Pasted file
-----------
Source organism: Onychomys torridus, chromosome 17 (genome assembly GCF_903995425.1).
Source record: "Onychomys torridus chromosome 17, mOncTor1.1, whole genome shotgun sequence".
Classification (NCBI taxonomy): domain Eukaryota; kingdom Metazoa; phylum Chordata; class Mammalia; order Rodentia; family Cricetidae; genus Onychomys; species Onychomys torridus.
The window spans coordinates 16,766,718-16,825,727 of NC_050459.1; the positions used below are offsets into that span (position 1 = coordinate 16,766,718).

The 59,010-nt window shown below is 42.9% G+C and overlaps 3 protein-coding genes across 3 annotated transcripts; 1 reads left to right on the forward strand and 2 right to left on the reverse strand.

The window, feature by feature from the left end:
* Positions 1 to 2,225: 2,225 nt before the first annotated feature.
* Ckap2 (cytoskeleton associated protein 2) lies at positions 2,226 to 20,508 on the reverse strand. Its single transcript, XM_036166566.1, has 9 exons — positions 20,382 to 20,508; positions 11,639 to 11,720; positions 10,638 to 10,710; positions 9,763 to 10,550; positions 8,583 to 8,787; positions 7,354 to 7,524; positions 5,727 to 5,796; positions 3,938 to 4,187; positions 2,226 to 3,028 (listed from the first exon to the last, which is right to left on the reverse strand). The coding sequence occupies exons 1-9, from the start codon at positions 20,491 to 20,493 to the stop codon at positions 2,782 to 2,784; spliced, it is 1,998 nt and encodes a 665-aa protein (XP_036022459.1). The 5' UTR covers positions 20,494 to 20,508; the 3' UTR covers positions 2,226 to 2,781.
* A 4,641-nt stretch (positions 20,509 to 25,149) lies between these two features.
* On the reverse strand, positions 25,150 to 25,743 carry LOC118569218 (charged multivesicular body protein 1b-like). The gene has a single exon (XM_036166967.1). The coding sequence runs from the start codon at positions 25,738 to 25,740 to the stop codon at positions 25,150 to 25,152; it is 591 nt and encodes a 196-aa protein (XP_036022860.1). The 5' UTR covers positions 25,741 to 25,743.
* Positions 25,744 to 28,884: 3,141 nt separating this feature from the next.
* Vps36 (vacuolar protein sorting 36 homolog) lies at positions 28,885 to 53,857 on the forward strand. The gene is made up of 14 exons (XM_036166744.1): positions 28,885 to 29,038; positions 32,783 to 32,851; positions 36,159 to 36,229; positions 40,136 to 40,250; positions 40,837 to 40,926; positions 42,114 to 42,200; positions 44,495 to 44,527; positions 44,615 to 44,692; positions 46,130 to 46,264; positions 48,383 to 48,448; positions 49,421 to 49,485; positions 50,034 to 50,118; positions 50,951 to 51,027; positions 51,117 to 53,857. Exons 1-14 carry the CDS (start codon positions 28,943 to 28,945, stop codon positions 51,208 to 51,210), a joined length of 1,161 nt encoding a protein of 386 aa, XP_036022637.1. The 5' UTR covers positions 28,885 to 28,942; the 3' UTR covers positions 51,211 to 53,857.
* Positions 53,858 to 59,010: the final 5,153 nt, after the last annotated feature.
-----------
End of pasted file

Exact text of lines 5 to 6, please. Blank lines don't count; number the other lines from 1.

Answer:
The 59,010-nt window shown below is 42.9% G+C and overlaps 3 protein-coding genes across 3 annotated transcripts; 1 reads left to right on the forward strand and 2 right to left on the reverse strand.

The window, feature by feature from the left end: